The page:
Autoblog’s free Readers’ Used Car Classifieds section is a great place to list your car for sale, and because these are readers they often list really interesting cars. Occasionally we find interesting listings in our what’s special about them. This 1977 Chrysler Cordoba was listed for sale at the time of this writing, but if the listing expires by the time you read this, feel free to browse for other great finds.
What do we know about the Chrysler Cordoba? Well, most everyone connects the Cordoba nameplate instantly to thoughts of soft Corinthian leather – upholstery that even the spokesman himself, the late Ricardo Montalban, admitted means “nothing. What does ‘David Letterman’ mean?”
But there’s so much more to this small Chrysler than just the optional seat material that somehow became a major pop culture reference. Indeed, Montalban calls the Cordoba small; this was America in the late 1970s, where a 3,700 lsb, 215-inch personal luxury car could be called “small”. The white example currently for sale in our Readers’ Classifieds section is a 1977 car, and it still has those round headlights with which the Cordoba was launched. However, 1977 was also the first year for the Cordoba’s T-top option, which sounds to us like the best of everything. These three initial years of Cordoba sales went smoothly, with production numbers ranging from a little under 140,000 cars to 165,000 cars.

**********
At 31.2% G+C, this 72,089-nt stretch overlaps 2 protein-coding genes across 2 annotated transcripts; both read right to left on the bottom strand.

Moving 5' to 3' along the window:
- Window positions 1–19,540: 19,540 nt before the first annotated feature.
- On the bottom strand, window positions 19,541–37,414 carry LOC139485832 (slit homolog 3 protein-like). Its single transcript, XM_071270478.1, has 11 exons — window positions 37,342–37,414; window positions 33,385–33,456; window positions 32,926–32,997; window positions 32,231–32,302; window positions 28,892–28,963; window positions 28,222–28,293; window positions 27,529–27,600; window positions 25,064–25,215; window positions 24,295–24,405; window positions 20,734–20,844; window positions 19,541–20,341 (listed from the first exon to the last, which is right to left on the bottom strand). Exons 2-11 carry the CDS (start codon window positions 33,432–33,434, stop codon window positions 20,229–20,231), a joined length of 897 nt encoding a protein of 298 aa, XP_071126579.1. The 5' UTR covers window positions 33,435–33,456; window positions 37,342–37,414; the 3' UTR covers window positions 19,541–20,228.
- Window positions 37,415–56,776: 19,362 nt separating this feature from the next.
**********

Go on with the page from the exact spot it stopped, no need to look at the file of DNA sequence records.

Later on, Chrysler introduced a similarly cushy but cheaper LeBaron coupe under the facelifted Cordoba, and despite being based off the modest Aspen/Volare platform it managed to steal sales from the bigger car. Perhaps the Cordoba’s 400-cid V8 was a little out of fashion in those days. Certainly that was the case with the second generation, which only saw its big (318 cid) V8 fitted in 100 cars! For the last Cordobas, it was Slant-Six all the way to 1983 and then it was all over.
But that sounds like far too much doom and gloom to think about when piloting a white-on-white T-top coupe with a burly V8 under the hood. Especially when low-mile Cordobas are available for less than $7,000.